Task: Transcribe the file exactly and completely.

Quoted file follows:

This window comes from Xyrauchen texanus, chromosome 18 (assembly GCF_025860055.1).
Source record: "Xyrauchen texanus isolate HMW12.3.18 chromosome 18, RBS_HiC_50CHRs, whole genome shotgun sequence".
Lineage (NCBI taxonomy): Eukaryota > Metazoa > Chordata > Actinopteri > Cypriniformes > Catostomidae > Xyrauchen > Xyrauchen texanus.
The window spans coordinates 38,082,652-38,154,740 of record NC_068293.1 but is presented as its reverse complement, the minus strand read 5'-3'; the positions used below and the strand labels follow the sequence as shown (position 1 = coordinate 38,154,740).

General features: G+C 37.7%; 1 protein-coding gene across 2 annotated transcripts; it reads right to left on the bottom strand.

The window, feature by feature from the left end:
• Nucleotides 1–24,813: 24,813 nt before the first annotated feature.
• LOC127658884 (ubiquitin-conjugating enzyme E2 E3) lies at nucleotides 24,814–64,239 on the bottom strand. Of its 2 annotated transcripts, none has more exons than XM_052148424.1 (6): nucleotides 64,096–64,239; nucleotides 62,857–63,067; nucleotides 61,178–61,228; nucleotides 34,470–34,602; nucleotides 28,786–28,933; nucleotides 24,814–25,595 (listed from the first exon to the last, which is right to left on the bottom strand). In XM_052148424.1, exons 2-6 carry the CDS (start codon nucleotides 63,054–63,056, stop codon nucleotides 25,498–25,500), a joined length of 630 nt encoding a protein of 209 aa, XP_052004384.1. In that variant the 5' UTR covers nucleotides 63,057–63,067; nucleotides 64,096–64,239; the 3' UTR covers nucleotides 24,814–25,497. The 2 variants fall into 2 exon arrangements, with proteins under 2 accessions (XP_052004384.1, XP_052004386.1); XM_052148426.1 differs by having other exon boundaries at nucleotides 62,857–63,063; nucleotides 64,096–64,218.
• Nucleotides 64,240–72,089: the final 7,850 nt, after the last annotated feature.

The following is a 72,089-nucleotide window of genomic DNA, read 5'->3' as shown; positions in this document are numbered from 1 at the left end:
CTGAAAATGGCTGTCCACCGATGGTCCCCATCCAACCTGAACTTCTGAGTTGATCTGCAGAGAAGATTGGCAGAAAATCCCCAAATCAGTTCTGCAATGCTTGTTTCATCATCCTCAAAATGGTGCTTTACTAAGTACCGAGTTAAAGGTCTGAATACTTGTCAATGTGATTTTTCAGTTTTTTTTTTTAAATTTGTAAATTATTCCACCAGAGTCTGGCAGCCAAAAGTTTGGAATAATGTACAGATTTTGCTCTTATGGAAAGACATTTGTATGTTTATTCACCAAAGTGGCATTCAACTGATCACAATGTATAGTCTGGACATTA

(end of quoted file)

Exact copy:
This window comes from Xyrauchen texanus, chromosome 18 (assembly GCF_025860055.1).
Source record: "Xyrauchen texanus isolate HMW12.3.18 chromosome 18, RBS_HiC_50CHRs, whole genome shotgun sequence".
Lineage (NCBI taxonomy): Eukaryota > Metazoa > Chordata > Actinopteri > Cypriniformes > Catostomidae > Xyrauchen > Xyrauchen texanus.
The window spans coordinates 38,082,652-38,154,740 of record NC_068293.1 but is presented as its reverse complement, the minus strand read 5'-3'; the positions used below and the strand labels follow the sequence as shown (position 1 = coordinate 38,154,740).

General features: G+C 37.7%; 1 protein-coding gene across 2 annotated transcripts; it reads right to left on the bottom strand.

The window, feature by feature from the left end:
• Nucleotides 1–24,813: 24,813 nt before the first annotated feature.
• LOC127658884 (ubiquitin-conjugating enzyme E2 E3) lies at nucleotides 24,814–64,239 on the bottom strand. Of its 2 annotated transcripts, none has more exons than XM_052148424.1 (6): nucleotides 64,096–64,239; nucleotides 62,857–63,067; nucleotides 61,178–61,228; nucleotides 34,470–34,602; nucleotides 28,786–28,933; nucleotides 24,814–25,595 (listed from the first exon to the last, which is right to left on the bottom strand). In XM_052148424.1, exons 2-6 carry the CDS (start codon nucleotides 63,054–63,056, stop codon nucleotides 25,498–25,500), a joined length of 630 nt encoding a protein of 209 aa, XP_052004384.1. In that variant the 5' UTR covers nucleotides 63,057–63,067; nucleotides 64,096–64,239; the 3' UTR covers nucleotides 24,814–25,497. The 2 variants fall into 2 exon arrangements, with proteins under 2 accessions (XP_052004384.1, XP_052004386.1); XM_052148426.1 differs by having other exon boundaries at nucleotides 62,857–63,063; nucleotides 64,096–64,218.
• Nucleotides 64,240–72,089: the final 7,850 nt, after the last annotated feature.

The following is a 72,089-nucleotide window of genomic DNA, read 5'->3' as shown; positions in this document are numbered from 1 at the left end:
CTGAAAATGGCTGTCCACCGATGGTCCCCATCCAACCTGAACTTCTGAGTTGATCTGCAGAGAAGATTGGCAGAAAATCCCCAAATCAGTTCTGCAATGCTTGTTTCATCATCCTCAAAATGGTGCTTTACTAAGTACCGAGTTAAAGGTCTGAATACTTGTCAATGTGATTTTTCAGTTTTTTTTTTTAAATTTGTAAATTATTCCACCAGAGTCTGGCAGCCAAAAGTTTGGAATAATGTACAGATTTTGCTCTTATGGAAAGACATTTGTATGTTTATTCACCAAAGTGGCATTCAACTGATCACAATGTATAGTCTGGACATTA